A group of doctors and families called on federal regulators Tuesday to warn the public that Advil (search) and similar drugs can cause rare but potentially fatal skin reactions.
The group filed a petition with the FDA asking it to order on-label warnings on products containing ibuprofen (search), the drug found in popular brands including Advil and Motrin.
The drug can cause a rash and skin-blistering reaction known as Stevens Johnson Syndrome (SJS) in about five in 1 million users. Patients who continue to take the drug despite the rash can develop toxic epidermal necrolysis (search), or TEN, which resembles severe burn injuries all over the body and is fatal in up to one-third of cases.
“We’re merely asking the FDA to look at this and tighten up the warnings,” says Roger E. Salisbury, MD, chief of plastic surgery at Westchester Medical Center in Valhalla, N.Y., who signed the petition along with three other doctors and three families of children who were allegedly injured or who died after taking ibuprofen.
The petition calls for warnings on all ibuprofen products highlighting the risk of the disorders and urging consumers to stop the drug immediately if a rash appears. It also asks the FDA to launch an investigation to see if ibuprofen manufacturers withheld critical safety data about over-the-counter forms of the drug.
“All we’re asking for is a few sentences on the box. We’re not asking that the drug be ‘withdrawn’ from the market,” says Michael Nicar, PhD, a toxicologist from Baylor University Medical Center in Dallas, who also signed the petition.
Nicar and the other doctors petitioning the FDA have all served as expert witnesses in ibuprofen lawsuits, a spokesperson representing the group says. The three families on the petition have all filed lawsuits against drug makers alleging wrongful death or negligence because the companies did not warn them about the risk of SJS or TEN.
The Makers of Motrin and Advil Respond
McNeil Consumer & Specialty Products, which makes several forms of adult and children’s Motrin, issued a statement stressing that Stevens Johnson Syndrome (search) is rare and has many potential causes besides ibuprofen.
“Children’s Motrin when used as directed is safe and efficacious,” says company spokeswoman Kathy Fallon.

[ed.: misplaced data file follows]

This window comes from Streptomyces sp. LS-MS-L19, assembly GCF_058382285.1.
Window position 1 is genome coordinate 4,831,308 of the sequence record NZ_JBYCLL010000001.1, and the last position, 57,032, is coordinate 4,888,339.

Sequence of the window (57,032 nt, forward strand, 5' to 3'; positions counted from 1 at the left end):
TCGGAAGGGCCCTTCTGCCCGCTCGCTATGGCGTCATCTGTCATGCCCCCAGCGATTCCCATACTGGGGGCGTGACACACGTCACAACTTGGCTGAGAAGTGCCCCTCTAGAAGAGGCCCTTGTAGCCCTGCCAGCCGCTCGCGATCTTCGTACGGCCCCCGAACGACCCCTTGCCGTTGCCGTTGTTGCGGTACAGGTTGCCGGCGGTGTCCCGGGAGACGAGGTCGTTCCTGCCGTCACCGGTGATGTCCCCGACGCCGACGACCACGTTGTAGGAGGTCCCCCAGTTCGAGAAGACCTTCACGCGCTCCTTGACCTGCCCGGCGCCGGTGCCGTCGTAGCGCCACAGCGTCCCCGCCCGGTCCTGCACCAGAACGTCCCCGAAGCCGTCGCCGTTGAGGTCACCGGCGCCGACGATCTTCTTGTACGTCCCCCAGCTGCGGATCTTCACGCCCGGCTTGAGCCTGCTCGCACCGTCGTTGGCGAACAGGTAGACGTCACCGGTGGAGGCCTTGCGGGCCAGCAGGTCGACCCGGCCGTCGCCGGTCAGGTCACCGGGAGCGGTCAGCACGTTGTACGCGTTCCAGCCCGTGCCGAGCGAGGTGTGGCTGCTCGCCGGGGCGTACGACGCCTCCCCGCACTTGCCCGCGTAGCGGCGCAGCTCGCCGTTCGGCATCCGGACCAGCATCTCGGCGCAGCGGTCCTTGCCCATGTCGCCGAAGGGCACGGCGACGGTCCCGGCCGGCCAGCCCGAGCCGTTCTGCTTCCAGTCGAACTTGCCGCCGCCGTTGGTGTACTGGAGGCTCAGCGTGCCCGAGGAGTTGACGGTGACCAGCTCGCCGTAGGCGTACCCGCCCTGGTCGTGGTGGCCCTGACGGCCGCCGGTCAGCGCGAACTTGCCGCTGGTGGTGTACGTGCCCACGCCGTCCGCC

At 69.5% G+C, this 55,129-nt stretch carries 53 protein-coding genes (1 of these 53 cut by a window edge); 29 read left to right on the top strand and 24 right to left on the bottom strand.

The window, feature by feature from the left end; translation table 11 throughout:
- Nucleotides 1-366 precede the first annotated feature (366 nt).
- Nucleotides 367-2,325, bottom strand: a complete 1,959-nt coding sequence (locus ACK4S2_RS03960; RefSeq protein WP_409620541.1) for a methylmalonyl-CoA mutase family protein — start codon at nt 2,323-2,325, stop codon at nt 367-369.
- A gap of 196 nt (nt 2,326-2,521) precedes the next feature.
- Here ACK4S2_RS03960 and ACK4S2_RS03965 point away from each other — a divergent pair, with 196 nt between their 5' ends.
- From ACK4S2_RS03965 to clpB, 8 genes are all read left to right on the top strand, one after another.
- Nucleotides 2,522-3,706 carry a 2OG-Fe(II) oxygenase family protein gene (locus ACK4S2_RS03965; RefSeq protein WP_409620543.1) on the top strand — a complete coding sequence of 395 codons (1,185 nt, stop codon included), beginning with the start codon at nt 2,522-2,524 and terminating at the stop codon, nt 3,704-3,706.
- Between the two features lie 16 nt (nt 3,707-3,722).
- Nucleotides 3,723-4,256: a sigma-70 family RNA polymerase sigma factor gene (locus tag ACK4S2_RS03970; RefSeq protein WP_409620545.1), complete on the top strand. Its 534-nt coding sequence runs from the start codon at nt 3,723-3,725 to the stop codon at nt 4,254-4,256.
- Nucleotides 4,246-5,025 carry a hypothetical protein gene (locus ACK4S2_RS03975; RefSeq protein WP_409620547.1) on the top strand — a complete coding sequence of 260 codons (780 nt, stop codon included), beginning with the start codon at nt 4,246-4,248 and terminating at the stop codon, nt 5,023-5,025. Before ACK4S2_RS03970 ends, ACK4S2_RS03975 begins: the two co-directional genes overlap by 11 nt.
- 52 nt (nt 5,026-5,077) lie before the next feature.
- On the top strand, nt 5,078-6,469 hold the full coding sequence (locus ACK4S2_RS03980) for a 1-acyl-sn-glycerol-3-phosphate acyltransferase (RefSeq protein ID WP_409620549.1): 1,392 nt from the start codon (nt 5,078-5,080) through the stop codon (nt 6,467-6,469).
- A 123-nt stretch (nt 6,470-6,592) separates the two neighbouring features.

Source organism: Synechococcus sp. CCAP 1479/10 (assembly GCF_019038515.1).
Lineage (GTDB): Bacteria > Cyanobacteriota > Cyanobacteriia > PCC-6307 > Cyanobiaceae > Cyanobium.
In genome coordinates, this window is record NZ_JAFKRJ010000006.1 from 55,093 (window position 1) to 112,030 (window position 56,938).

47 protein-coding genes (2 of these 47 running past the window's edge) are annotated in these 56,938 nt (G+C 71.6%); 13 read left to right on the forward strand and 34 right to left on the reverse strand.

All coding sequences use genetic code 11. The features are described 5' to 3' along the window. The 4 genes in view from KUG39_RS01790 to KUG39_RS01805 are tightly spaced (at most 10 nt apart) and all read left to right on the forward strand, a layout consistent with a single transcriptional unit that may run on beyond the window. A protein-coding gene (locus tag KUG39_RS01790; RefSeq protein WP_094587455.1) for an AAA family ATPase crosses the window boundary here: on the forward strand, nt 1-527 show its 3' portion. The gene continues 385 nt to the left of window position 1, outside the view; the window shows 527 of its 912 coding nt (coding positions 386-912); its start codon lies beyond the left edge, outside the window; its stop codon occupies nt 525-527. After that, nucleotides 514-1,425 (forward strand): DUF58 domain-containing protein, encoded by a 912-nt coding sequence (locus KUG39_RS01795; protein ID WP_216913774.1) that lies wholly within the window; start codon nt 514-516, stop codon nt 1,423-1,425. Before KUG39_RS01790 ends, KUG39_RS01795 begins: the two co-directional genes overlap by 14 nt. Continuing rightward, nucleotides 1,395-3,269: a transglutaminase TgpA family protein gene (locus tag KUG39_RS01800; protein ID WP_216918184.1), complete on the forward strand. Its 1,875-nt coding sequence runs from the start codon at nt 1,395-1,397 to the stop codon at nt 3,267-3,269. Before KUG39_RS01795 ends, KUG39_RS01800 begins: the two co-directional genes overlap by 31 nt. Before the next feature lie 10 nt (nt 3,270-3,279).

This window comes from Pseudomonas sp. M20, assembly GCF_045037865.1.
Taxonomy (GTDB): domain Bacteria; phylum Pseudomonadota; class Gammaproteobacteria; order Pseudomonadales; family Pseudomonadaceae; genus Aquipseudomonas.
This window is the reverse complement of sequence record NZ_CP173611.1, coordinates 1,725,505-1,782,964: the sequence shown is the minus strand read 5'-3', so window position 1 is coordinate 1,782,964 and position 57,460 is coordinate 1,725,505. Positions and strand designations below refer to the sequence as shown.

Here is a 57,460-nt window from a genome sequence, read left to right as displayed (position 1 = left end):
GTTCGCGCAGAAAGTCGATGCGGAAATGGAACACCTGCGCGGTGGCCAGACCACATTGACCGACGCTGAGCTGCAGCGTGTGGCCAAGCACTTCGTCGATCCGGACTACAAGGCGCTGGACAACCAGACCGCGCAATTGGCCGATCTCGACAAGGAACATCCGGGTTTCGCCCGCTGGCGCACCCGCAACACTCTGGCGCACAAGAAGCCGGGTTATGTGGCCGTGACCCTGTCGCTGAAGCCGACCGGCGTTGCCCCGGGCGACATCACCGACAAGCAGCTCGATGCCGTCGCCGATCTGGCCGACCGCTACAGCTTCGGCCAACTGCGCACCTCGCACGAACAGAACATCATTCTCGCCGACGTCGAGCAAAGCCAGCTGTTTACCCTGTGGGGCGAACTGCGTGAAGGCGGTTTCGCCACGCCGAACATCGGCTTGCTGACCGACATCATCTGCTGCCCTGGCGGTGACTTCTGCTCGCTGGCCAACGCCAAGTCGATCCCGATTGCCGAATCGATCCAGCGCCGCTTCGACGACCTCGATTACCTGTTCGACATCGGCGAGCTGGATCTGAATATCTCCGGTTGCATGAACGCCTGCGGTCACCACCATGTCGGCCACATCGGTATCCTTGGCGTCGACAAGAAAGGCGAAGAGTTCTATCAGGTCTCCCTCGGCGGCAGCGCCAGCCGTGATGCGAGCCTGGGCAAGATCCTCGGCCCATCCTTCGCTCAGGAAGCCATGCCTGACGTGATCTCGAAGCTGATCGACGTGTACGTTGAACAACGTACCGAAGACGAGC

“If my doctor and my husband and I had known about these risks of SJS and TEN we would have never given her Children’s Advil,” says Darlene Kiss, who sued Advil maker Wyeth Consumer Healthcare last month alleging that the drug caused the death of her 3-year-old daughter Heather in March 2003.
Wyeth spokesman Doug Petkus declined to comment on any litigation facing the company. But he did say that Advil and Children's Advil already refer to the potential for severe allergic reactions and that the labels are "sufficient".
"They're safe when taken as directed," he said.
Drug reactions cause about one-third of the estimated 5,000 hospitalizations required to treat SJS, TEN, and similar disorders each year in the U.S., according to a study published in January.
Several drugs, including seizure medications and antibiotics (search), as well as a variety of viruses, can cause the reactions.
But petitioners say that few U.S. doctors, and almost no consumers, know of the risk or that ibuprofen should be stopped immediately if a rash appears following its use. Advil labels carry a warning in Europe but not in the U.S.
SOURCES: Roger E. Salisbury, MD, director, plastic surgery, Westchester Medical Center in Valhalla, N.Y. Michael Nicar, PhD, toxicologist, Baylor University Medical Center, Dallas. “Utilization of hospital and outpatient care for adverse cutaneous reactions to medications”, Pharmacoepidemiology and Drug Safety, Jan. 11, 2005. Darlene Kiss, Aberdeen, N.J., Advil plaintiff. Kathy Fallon, spokeswoman, McNeil Consumer & Specialty Products. Doug Petkus, spokesman, Wyeth Consumer Healthcare.